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I have two css files included on my page.

<link rel="stylesheet" href="/css/screen.css" />
<!--[if IE 8]>
    <link rel="stylesheet" href="/css/ie8.css"/>
<![endif]-->

Now in screen.css I have a style like this

ul.treelayout{
    list-style: none;
    margin: 0px 0px 10px 0px;   
    background-color: #fff;
    padding: 3px;
    border-radius: 5px;
    -moz-border-radius: 5px;
    -webkit-border-radius: 5px;
    border: 1px solid #007b40;
}

I would like to remove the radius related styles in the ie.css such that the result style of ul.treelayout in IE is

ul.treelayout{
    list-style: none;
    margin: 0px 0px 10px 0px;   
    background-color: #fff;
    padding: 3px;
    border: 1px solid #007b40;
}

It seems that due to the fact that the styles cascade simply writing the class without the styles in ie.css doesn't do the trick. Any ideas?

Thanks

Regards Gabriel

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2  
Why do you want to remove them? IE9 is able to handle them, IE7 and earlier should ignore the tag anyway? So I see no reason to add that additional version. –  Mario May 9 '11 at 21:56
    
@Mario the reason is that I want to have the computed style in IE 8 , 7 and CSS to have no reference to those styles because it messes up with curver corners plugin. –  ElGabbu May 9 '11 at 22:11

3 Answers 3

up vote 1 down vote accepted

Ok mine is not to reason why ;) - but you can do this the other way around and only give the border-radius styles to NON-IE browsers.. in fact with a combination of Conditional comments you can give the border radius styles to IE9 and other browsers, I don't know which script you mean is clashing but maybe you can also just give the script to the browsers that need it?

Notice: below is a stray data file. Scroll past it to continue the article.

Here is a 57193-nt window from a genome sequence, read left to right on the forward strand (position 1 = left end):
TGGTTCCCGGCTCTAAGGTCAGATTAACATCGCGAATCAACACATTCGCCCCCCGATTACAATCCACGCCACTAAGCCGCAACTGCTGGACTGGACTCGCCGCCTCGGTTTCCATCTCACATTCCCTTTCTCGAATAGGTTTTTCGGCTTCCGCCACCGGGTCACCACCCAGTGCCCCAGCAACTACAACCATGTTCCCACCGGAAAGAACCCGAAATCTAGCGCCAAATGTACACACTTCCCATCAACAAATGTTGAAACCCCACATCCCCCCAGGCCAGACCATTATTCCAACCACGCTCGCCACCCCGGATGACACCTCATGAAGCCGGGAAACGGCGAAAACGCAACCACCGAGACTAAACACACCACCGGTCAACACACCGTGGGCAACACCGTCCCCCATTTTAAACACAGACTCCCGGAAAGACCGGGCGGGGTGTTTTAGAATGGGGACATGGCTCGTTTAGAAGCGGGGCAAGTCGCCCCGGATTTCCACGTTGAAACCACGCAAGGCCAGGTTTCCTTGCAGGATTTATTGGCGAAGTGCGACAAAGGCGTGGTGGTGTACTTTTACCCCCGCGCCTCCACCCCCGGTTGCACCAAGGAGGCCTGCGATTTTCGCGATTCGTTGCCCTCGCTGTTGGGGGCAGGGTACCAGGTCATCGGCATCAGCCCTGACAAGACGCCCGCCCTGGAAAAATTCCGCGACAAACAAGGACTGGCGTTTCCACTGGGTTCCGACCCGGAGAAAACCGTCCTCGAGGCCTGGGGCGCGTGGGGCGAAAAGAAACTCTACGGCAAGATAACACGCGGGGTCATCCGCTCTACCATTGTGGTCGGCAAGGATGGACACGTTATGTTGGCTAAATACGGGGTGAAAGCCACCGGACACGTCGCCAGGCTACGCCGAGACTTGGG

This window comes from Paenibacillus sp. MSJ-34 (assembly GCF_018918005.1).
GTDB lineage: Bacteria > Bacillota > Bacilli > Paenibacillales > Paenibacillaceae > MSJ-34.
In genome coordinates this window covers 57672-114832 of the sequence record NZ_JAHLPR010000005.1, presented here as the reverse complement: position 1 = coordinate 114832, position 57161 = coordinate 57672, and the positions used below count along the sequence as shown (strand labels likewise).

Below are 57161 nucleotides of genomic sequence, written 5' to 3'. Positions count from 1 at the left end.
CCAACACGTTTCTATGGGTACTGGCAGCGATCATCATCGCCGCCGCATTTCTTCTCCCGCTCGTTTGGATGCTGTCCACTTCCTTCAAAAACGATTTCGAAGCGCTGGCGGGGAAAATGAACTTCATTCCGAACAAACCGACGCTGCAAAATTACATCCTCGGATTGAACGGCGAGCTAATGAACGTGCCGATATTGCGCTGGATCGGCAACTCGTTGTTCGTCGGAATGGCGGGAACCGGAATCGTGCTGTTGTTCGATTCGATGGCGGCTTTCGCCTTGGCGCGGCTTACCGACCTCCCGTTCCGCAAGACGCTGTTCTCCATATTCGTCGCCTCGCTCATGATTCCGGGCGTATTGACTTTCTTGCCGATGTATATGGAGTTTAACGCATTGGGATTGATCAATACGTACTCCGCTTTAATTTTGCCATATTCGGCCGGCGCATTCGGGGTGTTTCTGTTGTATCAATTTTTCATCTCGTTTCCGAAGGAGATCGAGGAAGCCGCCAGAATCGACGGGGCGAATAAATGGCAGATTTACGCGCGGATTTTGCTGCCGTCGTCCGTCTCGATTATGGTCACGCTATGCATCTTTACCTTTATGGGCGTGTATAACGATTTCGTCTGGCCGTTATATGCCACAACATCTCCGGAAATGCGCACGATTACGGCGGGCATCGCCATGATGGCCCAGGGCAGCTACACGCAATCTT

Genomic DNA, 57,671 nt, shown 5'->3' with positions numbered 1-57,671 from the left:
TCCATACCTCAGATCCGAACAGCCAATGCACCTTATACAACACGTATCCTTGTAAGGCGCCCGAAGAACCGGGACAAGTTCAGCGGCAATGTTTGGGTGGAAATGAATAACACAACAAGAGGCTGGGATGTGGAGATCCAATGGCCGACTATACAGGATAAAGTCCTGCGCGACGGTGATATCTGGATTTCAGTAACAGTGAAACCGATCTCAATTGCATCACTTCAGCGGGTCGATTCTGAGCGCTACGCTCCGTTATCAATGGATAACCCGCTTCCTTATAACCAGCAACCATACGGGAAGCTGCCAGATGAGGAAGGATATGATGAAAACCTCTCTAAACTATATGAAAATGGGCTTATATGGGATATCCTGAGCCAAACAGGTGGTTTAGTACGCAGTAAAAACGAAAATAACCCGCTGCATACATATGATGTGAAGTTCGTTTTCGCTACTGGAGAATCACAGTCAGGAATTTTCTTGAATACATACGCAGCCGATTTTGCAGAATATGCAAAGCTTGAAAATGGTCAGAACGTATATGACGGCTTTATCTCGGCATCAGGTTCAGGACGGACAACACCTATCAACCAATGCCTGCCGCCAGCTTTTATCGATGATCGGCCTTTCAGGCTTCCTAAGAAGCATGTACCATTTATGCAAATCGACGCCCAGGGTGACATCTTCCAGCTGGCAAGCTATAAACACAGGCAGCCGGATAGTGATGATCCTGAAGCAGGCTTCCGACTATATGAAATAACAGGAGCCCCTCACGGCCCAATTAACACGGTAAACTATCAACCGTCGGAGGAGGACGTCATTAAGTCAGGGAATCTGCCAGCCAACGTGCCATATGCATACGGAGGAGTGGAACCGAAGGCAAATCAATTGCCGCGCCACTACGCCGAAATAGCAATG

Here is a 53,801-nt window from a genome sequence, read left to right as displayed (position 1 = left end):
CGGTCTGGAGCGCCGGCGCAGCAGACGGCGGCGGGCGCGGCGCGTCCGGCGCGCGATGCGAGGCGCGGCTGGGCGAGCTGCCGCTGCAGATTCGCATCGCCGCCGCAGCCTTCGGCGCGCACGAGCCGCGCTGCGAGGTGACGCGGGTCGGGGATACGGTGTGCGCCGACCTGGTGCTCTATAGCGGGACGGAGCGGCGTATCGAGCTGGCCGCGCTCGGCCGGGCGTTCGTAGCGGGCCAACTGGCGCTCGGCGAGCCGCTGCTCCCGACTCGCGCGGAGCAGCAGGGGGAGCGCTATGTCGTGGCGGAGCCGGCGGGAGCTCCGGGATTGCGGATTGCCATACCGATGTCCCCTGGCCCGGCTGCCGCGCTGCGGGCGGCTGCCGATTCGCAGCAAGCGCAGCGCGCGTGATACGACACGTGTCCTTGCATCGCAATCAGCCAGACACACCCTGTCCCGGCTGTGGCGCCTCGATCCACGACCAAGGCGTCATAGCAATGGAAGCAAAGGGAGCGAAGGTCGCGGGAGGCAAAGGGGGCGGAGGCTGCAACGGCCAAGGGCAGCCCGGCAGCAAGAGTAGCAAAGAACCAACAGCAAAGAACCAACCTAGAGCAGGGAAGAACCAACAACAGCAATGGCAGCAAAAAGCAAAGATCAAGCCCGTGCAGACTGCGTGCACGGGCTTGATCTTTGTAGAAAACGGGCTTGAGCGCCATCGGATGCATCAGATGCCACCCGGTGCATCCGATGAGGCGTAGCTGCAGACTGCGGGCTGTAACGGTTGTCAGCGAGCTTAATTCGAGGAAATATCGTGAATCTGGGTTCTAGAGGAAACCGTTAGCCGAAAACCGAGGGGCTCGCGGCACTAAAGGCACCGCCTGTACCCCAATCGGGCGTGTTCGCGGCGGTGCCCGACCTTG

here's an example (not using border-radius but hopefully you may get the idea..)

<style type="text/css" media="screen">
div {
padding: 40px;
color: #fff;
}
</style>

<!--[if IE]>
<style type="text/css" media="screen">
div  {background: #00f}
</style>
<![endif]-->

<!--[if (!IE)|(gt IE 7)]><!-->
<style type="text/css" media="screen">
div  {background: #f00}
</style>
<!--<![endif]-->

HTML:

<div>
   <p>background is red in non-IE browsers,and IE gt 7  - but background is blue in other IE's</p>
</div>

About the above conditional comments..

the first is a regular style

the second is a "traditional" hidden conditional comment which Only IE sees

the third is a revealed comment which all browsers see but IE still reads the arguments

you would put the common rules in a normal sheet, and the border radius rules inside a sheet in the third style comment

you can change the argument of the third comment it's basically saying if NOT IE OR is gt IE7

More Information on arguments: About Conditional Comments

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Thanks I think I can work around something with this, much appreciated. –  ElGabbu May 10 '11 at 7:01
ul.treelayout{
    list-style: none;
    margin: 0px 0px 10px 0px;   
    background-color: #fff;
    padding: 3px;
    border-radius: 0;
    -moz-border-radius: 0;
    -webkit-border-radius: 0;
    border: 1px solid #007b40;
}

ta da.

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hehe ... the problem is that I don't wont them their at all. Not even with value 0. –  ElGabbu May 9 '11 at 22:09
    
Why? What would this achieve? I don't think what you're asking for is possible without either server-side processing or client-side javascript. –  gingerbreadboy May 9 '11 at 22:16

Due to the way the stylesheet will cascade, you only need to have this in your ie8.css:

ul.treelayout {border-radius: 0;}

This will keep all of the styles the same, except it will remove the IE border radius. If you want further IE changes you can add them in as you like.

When overwriting a stylesheet that is always included, you only need to add styles you want to overwrite or have show up in the browser you're customising for. This makes the css file smaller, which is better for your users.

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